Introduction

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Colleen McCullough 1938?–

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Australian novelist.

McCullough is best known for her popular novel, The Thorn Birds (1977), a generational saga set in Australia that was made into a television miniseries. Because of its romantic nature and entertaining narrative, The Thorn Birds has been termed an Australian Gone with the Wind.

McCullough's first novel, Tim (1974), sensitively explores a love relationship between a spinster and a younger retarded man. Although well received critically, it did not attain the best-selling status of either The Thorn Birds or An Indecent Obsession (1981), her third novel.

McCullough admits that she does not strive to create great literature, and most critics agree that the value of her fiction lies in its ability to entertain. They find her plots engrossing although somewhat contrived, her characterizations adequate, and her descriptions of Australian life and landscape skillful. Her thematic concern centers on the conflict between love and duty.

(See also Contemporary Authors, Vols. 81-84.)

Publishers Weekly

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This first novel of awakenings [Tim] is a lovely and refreshing addition to tales of love. It is also, however, a story with a difference, one that might be characterized as love triumphant, but not love without its bittersweet shadings. Mary Horton is a middle-aged, successful businesswoman, a spinster. Raised an orphan, she has lived her life alone, has relied on her own discipline and self-sufficiency—until Tim comes along. He is 25, an Adonis in body, a child in spirit…. Colleen McCullough's telling of the story of Tim and Mary—how they meet and what happens—is accomplished, sensitive and wise.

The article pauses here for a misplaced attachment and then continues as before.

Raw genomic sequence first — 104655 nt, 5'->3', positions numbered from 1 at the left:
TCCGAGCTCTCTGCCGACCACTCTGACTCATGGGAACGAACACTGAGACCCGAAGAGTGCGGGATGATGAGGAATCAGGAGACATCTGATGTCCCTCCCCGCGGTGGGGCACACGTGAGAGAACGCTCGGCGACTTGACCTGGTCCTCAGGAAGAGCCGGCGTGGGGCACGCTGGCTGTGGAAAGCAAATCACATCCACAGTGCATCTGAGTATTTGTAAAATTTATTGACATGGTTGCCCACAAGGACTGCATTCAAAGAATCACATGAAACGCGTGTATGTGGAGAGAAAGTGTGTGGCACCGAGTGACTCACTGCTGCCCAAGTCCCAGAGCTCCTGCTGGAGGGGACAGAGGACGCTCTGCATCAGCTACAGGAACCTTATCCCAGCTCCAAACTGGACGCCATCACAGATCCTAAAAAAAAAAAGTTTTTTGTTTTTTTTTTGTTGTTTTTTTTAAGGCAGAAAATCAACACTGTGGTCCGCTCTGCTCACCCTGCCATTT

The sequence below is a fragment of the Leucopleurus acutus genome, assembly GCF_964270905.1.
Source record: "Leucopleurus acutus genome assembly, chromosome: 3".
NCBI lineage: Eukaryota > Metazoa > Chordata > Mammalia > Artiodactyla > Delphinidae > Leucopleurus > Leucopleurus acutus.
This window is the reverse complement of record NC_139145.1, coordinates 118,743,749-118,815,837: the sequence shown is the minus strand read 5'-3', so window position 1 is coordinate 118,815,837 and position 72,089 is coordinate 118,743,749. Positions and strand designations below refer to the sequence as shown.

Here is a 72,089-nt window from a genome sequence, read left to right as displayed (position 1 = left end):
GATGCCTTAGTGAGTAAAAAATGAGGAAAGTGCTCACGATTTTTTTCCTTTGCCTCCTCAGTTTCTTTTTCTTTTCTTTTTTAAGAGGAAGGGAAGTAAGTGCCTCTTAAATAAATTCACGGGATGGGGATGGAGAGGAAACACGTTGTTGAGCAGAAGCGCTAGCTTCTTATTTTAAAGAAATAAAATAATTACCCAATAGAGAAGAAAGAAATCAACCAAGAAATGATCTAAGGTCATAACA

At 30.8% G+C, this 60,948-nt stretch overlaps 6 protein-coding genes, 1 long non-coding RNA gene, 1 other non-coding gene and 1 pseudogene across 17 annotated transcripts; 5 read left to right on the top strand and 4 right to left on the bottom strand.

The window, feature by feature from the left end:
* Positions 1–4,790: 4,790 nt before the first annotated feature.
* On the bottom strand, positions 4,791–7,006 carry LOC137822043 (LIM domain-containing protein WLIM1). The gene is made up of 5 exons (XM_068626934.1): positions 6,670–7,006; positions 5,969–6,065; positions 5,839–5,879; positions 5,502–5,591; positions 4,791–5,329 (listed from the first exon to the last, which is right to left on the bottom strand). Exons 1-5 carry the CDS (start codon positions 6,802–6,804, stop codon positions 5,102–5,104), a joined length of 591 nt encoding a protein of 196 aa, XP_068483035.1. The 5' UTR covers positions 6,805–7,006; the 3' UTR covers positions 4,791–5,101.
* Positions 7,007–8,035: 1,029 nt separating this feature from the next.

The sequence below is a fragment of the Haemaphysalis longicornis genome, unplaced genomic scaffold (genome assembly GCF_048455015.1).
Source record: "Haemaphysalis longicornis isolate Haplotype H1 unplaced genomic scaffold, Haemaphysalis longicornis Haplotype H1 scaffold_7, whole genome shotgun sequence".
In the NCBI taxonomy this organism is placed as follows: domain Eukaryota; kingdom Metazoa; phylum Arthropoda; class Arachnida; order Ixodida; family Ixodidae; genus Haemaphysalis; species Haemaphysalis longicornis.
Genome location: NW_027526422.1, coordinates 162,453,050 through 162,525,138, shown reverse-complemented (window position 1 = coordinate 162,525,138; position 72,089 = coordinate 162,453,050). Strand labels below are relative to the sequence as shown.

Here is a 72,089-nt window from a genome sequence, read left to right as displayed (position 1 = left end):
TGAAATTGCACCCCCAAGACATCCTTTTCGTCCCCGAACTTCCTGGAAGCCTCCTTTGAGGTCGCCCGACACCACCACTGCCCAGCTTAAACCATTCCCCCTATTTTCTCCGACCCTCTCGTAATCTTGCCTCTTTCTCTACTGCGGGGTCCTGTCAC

A review of "Tim," in Publishers Weekly (reprinted from the February 18, 1974 issue of Publishers Weekly, published by R. R. Bowker Company, a Xerox company; copyright © 1974 by Xerox Corporation), Vol. 205, No. 7, February 18, 1974, p. 67.

Best Sellers

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The course of this novel [Tim] is rather predictable and the bitterness of the last two pages does not restore realism to what is basically a very romantic tale—but it is a good, warm, rather lovely story with some delightful characters. And the slang of Australia in the somewhat idealized dialogue is spicy and, to northern-hemisphere ears, fresh and pleasant….

[The] plot is not only idyllic, it is a little too pat. Yet, it is worked out with skill and the people are real, made all the more real by their speech, much of it earthy slang. Some of the characters and some of their conversations are sheer delights.

A review of "Tim," in Best Sellers (copyright 1974, by the University of Scranton), Vol. 34, No. 4, May 15, 1974, p. 97.

Margaret Ferrari

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Tim is a simple, effective first novel by Colleen McCullough whose native Australia serves as the book's setting.

The novel is direct rather than subtle. It tells a gentle, spare story of a growing relationship and a mutual awakening of Mary Horton, a 45-year-old spinster who has never paid any attention to her own emotional needs in her climb from orphanhood to financial success, and Tim Melville, a strikingly beautiful, 25-year-old, mentally retarded boy whose innocence and gentleness are still intact.

Well into the novel, a specialist in the problems of the retarded voices what might be the book's central thrust: "Not one of us is born without something beautiful and something undesirable in us."…

Tim is a manual laborer "without the full quid," who catches Mary's eye and unsettles her world….

Each of the two people become the center of the other's life, partly because of their growing love for one another, and partly because Tim is being left without family to care for him.

Mary would never think of marriage as a solution, even though she is aware that she has awakened previously unfelt emotions in Tim, but...

(The entire section contains 6232 words.)

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McCullough, Colleen (Vol. 107)